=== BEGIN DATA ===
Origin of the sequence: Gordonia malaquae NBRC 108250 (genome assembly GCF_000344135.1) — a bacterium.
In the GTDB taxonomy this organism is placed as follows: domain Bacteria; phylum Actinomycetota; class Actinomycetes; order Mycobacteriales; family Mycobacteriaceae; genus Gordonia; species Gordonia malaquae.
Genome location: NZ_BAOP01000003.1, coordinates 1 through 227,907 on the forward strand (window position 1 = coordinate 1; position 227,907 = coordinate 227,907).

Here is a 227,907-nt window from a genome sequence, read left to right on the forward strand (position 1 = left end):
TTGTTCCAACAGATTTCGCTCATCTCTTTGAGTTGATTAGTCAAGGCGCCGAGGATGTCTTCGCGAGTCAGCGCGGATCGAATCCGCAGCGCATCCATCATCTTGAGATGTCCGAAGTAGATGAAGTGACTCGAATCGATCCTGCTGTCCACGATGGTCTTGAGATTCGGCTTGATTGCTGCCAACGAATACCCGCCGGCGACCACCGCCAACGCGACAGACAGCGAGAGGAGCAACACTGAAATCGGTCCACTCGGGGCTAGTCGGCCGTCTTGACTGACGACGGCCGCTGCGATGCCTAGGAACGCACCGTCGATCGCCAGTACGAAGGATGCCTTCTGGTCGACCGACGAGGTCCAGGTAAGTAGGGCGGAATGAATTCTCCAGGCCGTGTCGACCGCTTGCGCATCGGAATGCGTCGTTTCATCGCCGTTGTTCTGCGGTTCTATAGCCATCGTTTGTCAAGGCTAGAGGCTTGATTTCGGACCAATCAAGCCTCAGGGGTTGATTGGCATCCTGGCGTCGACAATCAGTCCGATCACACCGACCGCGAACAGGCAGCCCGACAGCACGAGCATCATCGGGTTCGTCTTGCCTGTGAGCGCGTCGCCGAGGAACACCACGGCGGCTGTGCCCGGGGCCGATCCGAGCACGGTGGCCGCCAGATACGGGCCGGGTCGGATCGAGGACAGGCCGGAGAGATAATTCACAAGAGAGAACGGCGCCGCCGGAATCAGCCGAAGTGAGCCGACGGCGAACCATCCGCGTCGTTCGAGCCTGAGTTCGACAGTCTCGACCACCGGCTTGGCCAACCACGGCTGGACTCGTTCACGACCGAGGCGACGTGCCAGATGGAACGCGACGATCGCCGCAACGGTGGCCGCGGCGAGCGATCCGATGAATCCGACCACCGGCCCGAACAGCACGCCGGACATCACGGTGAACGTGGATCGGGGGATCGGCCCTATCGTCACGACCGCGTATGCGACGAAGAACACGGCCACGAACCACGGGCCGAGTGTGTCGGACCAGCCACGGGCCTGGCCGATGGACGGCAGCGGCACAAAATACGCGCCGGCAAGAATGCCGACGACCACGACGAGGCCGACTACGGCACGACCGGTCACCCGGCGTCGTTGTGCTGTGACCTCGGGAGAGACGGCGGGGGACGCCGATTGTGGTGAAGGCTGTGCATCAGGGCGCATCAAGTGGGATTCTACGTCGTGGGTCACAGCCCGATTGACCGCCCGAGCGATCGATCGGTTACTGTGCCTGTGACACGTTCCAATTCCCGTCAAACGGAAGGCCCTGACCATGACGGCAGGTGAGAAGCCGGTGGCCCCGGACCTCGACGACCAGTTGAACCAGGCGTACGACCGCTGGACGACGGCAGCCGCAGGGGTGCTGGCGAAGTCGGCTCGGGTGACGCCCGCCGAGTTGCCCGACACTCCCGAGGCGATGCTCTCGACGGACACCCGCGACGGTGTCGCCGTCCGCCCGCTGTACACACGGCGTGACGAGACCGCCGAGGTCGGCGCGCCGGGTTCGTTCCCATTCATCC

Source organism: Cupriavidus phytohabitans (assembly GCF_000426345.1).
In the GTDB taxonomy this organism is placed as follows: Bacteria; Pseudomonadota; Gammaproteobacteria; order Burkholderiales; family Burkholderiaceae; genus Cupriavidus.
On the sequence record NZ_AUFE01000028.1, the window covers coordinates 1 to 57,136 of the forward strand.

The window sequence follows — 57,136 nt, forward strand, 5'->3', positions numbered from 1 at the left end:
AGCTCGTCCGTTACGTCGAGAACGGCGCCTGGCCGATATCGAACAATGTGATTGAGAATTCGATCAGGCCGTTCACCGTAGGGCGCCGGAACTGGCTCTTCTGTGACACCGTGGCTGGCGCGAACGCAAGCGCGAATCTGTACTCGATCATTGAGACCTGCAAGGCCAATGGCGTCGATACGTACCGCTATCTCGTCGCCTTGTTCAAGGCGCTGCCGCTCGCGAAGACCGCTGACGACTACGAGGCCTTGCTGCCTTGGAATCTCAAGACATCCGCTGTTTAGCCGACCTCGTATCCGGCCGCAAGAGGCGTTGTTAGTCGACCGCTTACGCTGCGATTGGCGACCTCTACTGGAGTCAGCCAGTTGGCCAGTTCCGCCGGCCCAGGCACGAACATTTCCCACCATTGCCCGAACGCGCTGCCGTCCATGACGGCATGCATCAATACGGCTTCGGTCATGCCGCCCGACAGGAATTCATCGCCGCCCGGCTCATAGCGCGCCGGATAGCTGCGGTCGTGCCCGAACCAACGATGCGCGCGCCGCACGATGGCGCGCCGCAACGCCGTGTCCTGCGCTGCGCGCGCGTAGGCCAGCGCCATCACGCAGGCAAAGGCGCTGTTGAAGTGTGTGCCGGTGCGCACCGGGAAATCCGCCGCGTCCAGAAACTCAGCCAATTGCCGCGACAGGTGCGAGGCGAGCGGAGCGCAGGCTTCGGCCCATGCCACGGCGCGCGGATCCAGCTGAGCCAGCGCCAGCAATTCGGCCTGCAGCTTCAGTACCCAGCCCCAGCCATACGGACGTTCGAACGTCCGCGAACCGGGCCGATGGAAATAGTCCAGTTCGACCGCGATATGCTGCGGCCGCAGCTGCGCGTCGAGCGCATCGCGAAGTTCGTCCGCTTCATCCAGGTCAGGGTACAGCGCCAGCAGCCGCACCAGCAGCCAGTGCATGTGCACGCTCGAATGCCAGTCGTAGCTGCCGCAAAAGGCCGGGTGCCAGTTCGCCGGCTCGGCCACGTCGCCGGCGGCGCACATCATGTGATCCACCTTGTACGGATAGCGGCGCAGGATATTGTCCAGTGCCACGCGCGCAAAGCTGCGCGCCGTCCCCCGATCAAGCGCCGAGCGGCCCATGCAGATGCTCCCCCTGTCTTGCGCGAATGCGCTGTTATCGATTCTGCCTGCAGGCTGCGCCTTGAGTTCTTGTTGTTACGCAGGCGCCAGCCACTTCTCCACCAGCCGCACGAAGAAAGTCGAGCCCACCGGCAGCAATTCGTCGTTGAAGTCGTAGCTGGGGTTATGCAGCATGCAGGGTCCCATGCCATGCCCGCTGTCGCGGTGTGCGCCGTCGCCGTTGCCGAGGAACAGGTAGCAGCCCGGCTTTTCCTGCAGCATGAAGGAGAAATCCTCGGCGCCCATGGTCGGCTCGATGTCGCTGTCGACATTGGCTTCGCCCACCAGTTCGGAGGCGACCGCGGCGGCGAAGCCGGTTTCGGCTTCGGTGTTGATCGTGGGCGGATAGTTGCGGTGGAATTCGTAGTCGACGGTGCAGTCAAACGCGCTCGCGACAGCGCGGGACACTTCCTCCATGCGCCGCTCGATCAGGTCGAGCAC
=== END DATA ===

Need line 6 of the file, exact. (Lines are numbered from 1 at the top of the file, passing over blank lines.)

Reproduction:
Source organism: Cupriavidus phytohabitans (assembly GCF_000426345.1).